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Alumni

Many of our students have gone on to achieve great things since leaving college. Whether you've enjoyed academic success in higher education or career success in your chosen field, we'd love to hear from you.

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Dr Tom Smith

British Society of Gastroenterology

In 1992, Tom Smith joined the Access Course in Humanities at West Nottinghamshire College’s Chesterfield Road campus.

At 21, I was pretty young for an access course student but I hadn’t done anything academic since school. My year at West Notts was a crucial year for me. I learned there were some subjects I liked and wanted to read more about even in my own time - these were history and sociology. I also learned how to organise myself as a student, to block time out for study, to be disciplined about deadlines and how to put together an argument or perspective on paper.

Because of the intensity of the access course, when I did get to university I didn’t find the level of work too much of a step-up.

What are your memories of life at college?

I remember the teachers very well and being keen to make up for lost time I tended to listen pretty carefully to what they said. The director of the course was Barbara Wynch and she encouraged me while making it clear there were many things I didn’t know. The Fieldings, who were married, taught sociology and historically respectively. They were local to the area and so grounded the things we read in debates and issues that had been important to us, like the miners’ strike for example.

Did you meet new friends there?

I liked everyone I studied with and was part of a small group who were interested in similar subjects and similarly nervous about all the complicated things that seemed impossible, like applying to university. Sadly after over 20 years, we’ve kind of lost touch.

Tell us about what you went on to do after leaving West Nottinghamshire College.

I left the London School of Economics In 1997 and joined the NHS Management Training Scheme. The first placement was operational at a big hospital in South London. I learned there that the cultural barriers between managers, doctors and nurses had not come across in all my education on health economics. It was quite an education and I coped by ‘going native’ and working closely with doctors on issues of clinical quality.

As part of the training scheme there is an elective period and a lot of people suddenly developed an interest in Australian healthcare or in the Jamaican public health system. I had a young family and wasn't interested in a holiday so I sought a placement in a think tank and went to work with the Nuffield Trust. I ended up becoming something of an expert for a short time on the relationship between the NHS and universities, how to encourage clinical research and so on.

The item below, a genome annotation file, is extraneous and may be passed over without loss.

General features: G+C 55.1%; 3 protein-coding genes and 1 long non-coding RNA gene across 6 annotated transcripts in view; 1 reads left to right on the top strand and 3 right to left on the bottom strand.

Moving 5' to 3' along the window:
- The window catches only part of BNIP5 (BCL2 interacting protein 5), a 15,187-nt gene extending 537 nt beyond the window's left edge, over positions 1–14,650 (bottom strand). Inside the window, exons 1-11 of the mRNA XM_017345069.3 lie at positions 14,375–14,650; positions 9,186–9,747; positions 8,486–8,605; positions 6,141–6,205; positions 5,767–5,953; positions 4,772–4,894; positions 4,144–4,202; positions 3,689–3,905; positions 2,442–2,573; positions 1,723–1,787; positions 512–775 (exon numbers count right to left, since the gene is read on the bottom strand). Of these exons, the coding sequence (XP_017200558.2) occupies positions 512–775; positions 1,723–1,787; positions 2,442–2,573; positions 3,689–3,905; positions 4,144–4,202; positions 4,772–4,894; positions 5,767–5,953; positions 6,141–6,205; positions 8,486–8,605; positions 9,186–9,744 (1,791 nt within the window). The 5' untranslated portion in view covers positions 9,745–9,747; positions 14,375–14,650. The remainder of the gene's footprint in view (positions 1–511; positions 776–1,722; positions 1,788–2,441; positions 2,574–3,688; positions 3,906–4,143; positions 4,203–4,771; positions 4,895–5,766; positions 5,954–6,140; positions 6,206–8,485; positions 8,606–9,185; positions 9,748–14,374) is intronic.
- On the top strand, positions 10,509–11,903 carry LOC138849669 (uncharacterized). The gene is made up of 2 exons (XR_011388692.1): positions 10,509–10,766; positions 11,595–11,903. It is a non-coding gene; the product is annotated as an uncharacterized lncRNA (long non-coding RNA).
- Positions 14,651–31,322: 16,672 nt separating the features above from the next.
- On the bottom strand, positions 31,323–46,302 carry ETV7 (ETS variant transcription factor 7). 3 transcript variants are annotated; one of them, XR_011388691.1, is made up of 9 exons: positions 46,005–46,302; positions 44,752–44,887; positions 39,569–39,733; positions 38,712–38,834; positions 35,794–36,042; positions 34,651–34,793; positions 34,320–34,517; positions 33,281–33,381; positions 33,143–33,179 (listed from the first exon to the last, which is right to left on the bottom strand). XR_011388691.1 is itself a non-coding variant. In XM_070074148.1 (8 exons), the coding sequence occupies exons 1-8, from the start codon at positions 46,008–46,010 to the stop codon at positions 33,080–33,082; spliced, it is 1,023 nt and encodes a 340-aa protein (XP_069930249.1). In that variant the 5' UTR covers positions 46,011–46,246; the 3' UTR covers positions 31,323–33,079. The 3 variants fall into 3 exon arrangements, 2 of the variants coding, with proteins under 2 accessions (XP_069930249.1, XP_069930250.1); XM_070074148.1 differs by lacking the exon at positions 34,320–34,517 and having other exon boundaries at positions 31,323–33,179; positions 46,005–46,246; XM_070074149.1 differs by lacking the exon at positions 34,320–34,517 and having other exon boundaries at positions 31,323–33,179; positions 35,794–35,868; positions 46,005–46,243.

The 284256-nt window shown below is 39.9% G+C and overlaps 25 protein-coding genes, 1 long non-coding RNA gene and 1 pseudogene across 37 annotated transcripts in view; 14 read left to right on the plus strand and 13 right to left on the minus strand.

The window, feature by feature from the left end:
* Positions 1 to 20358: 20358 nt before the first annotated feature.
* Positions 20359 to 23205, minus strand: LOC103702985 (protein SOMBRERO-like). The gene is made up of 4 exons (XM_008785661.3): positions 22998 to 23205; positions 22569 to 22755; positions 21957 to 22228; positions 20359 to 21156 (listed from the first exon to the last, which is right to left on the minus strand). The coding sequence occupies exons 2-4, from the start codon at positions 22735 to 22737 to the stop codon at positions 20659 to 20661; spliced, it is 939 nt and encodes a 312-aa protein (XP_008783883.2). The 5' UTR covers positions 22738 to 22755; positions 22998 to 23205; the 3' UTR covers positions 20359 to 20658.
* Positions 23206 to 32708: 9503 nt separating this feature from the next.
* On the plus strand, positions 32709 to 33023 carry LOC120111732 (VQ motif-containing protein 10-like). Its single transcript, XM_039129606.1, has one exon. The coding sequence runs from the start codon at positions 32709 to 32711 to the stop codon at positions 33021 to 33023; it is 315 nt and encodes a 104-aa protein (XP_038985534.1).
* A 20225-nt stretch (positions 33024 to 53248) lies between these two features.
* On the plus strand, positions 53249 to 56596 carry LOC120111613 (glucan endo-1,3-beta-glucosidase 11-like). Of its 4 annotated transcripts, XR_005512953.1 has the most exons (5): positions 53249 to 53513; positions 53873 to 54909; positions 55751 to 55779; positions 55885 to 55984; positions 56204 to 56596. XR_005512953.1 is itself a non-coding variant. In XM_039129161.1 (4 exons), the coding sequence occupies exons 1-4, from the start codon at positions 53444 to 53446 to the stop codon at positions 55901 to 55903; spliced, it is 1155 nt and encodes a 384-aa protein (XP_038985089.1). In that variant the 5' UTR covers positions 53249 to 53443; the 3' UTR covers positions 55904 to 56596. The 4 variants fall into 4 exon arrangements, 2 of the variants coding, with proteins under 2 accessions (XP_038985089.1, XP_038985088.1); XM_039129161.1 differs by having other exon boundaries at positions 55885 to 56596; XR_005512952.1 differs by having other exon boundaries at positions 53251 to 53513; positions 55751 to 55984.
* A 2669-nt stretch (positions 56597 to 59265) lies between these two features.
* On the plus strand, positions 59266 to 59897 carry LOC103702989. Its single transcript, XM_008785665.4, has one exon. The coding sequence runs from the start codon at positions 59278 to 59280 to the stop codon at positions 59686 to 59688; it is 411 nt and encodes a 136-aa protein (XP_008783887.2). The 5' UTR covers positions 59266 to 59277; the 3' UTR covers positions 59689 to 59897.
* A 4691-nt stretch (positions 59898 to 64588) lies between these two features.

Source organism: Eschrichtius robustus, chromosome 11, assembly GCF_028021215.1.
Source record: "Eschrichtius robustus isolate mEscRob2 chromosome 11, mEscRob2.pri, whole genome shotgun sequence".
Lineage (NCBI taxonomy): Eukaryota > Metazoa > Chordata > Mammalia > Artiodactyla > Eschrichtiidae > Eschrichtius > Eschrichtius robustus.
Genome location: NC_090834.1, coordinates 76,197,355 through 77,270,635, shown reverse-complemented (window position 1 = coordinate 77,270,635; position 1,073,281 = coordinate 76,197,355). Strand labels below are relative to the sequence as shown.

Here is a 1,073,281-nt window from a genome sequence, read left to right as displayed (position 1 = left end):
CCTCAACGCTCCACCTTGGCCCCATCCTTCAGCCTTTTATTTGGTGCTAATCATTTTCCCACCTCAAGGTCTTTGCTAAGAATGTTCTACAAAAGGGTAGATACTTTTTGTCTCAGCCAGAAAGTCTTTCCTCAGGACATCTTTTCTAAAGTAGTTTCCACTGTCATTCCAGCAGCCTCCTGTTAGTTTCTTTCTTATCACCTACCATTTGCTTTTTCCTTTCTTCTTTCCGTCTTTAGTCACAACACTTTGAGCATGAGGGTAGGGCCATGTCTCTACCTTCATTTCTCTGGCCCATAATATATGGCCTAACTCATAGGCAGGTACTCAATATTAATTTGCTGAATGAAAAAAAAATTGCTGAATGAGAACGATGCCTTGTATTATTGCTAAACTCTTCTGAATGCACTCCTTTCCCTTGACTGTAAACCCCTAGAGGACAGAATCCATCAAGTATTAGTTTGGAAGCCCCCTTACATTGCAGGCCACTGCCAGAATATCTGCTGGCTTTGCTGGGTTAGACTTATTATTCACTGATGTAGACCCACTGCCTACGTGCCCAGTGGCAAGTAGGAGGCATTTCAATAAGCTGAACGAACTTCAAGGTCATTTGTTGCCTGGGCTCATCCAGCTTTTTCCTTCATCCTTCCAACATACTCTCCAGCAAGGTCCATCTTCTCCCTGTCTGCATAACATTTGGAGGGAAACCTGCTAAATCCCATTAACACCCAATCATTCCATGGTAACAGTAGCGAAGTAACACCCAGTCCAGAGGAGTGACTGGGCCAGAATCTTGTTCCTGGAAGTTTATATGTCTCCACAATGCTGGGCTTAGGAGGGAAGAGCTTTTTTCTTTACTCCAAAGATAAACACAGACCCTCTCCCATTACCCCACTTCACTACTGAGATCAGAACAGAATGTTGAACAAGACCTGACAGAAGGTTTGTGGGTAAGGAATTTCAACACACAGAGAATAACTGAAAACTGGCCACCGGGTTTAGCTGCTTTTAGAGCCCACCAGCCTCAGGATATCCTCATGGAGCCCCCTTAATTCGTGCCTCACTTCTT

I wrote a book on the subject and visited different health systems in Europe and America while researching it. At the end of the training scheme I was placed as a Research Fellow in Wales at the University of Wales’ College of Medicine (now part of Cardiff).

I had developed a lot of insight into how things worked in hospitals and in particular around cultural differences. I was lucky to be given a scholarship to undertake a PhD at Cambridge and looked at the relationships within clinical teams. All through my time at Cambridge I took on bits of freelance research and enjoyed working on projects to evaluate the arts in health, for example.

After Cambridge I was appointed Senior Policy Analyst at the British Medical Association where I set about trying to give them a stronger voice in policy discussions. We founded a journal, created policy groups to better link the views of consultants and GPs, and started a rolling survey programme to gather members' views. I enjoyed the very political environment but began to wish I could have more responsibility.

I joined the British Society of Gastroenterology in 2007 and am still here. It's the longest I've ever been in one role and is testament to the diverse workload and many areas I know work in, ranging from negotiating with policy makers to develop services to the publication of academic journals, running conferences and developing service standards.

Do you feel the college has a good reputation today?

I do feel the college has a good reputation. It’s a very much bigger institution than when I attended and Mansfield deserves a large college. The range of subjects and skills on offer are immense and there is now a very good link through to universities and further study.

The key thing West Notts College did for me was to instil a bit of confidence and set a good work rate. The intensity of the access course meant that I was more than prepared for university life. I was used to working hard and reading as much as I can.

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Why choose West Notts?

Best college for A Levels value added* in the East Midlands

£50m investment in our facilities since 2008

In the top 10% of all providers nationally for apprenticeships

Second for vocational value added* in Derbyshire and Nottinghamshire

90% of students move into a positive destination

*Value added is a measure of a student’s progress against their starting point
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